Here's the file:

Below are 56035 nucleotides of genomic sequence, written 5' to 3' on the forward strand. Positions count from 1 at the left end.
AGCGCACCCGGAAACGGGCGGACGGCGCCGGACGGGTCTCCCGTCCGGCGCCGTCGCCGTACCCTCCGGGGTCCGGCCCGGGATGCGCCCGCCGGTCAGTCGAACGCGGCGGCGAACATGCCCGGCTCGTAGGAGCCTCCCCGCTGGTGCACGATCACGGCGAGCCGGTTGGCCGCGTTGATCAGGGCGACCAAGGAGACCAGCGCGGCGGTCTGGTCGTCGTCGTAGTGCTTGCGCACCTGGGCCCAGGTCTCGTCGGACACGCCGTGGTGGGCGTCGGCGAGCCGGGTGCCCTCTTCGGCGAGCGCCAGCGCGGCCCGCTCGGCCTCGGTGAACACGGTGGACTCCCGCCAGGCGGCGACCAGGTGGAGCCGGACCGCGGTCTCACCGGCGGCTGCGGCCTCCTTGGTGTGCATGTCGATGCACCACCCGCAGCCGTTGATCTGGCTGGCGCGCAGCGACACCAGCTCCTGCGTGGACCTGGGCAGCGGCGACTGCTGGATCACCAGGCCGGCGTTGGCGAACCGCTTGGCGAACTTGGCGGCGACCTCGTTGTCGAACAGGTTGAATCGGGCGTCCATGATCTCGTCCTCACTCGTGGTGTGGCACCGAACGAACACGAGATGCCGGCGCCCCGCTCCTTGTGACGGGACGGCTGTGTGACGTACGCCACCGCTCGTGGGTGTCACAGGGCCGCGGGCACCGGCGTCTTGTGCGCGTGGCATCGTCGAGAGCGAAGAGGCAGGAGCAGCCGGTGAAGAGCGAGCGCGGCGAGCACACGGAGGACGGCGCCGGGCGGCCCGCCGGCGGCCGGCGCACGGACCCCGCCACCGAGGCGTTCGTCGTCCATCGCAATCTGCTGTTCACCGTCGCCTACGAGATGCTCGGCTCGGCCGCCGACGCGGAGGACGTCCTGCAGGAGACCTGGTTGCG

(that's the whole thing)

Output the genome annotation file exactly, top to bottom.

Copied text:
Below are 56035 nucleotides of genomic sequence, written 5' to 3' on the forward strand. Positions count from 1 at the left end.
AGCGCACCCGGAAACGGGCGGACGGCGCCGGACGGGTCTCCCGTCCGGCGCCGTCGCCGTACCCTCCGGGGTCCGGCCCGGGATGCGCCCGCCGGTCAGTCGAACGCGGCGGCGAACATGCCCGGCTCGTAGGAGCCTCCCCGCTGGTGCACGATCACGGCGAGCCGGTTGGCCGCGTTGATCAGGGCGACCAAGGAGACCAGCGCGGCGGTCTGGTCGTCGTCGTAGTGCTTGCGCACCTGGGCCCAGGTCTCGTCGGACACGCCGTGGTGGGCGTCGGCGAGCCGGGTGCCCTCTTCGGCGAGCGCCAGCGCGGCCCGCTCGGCCTCGGTGAACACGGTGGACTCCCGCCAGGCGGCGACCAGGTGGAGCCGGACCGCGGTCTCACCGGCGGCTGCGGCCTCCTTGGTGTGCATGTCGATGCACCACCCGCAGCCGTTGATCTGGCTGGCGCGCAGCGACACCAGCTCCTGCGTGGACCTGGGCAGCGGCGACTGCTGGATCACCAGGCCGGCGTTGGCGAACCGCTTGGCGAACTTGGCGGCGACCTCGTTGTCGAACAGGTTGAATCGGGCGTCCATGATCTCGTCCTCACTCGTGGTGTGGCACCGAACGAACACGAGATGCCGGCGCCCCGCTCCTTGTGACGGGACGGCTGTGTGACGTACGCCACCGCTCGTGGGTGTCACAGGGCCGCGGGCACCGGCGTCTTGTGCGCGTGGCATCGTCGAGAGCGAAGAGGCAGGAGCAGCCGGTGAAGAGCGAGCGCGGCGAGCACACGGAGGACGGCGCCGGGCGGCCCGCCGGCGGCCGGCGCACGGACCCCGCCACCGAGGCGTTCGTCGTCCATCGCAATCTGCTGTTCACCGTCGCCTACGAGATGCTCGGCTCGGCCGCCGACGCGGAGGACGTCCTGCAGGAGACCTGGTTGCG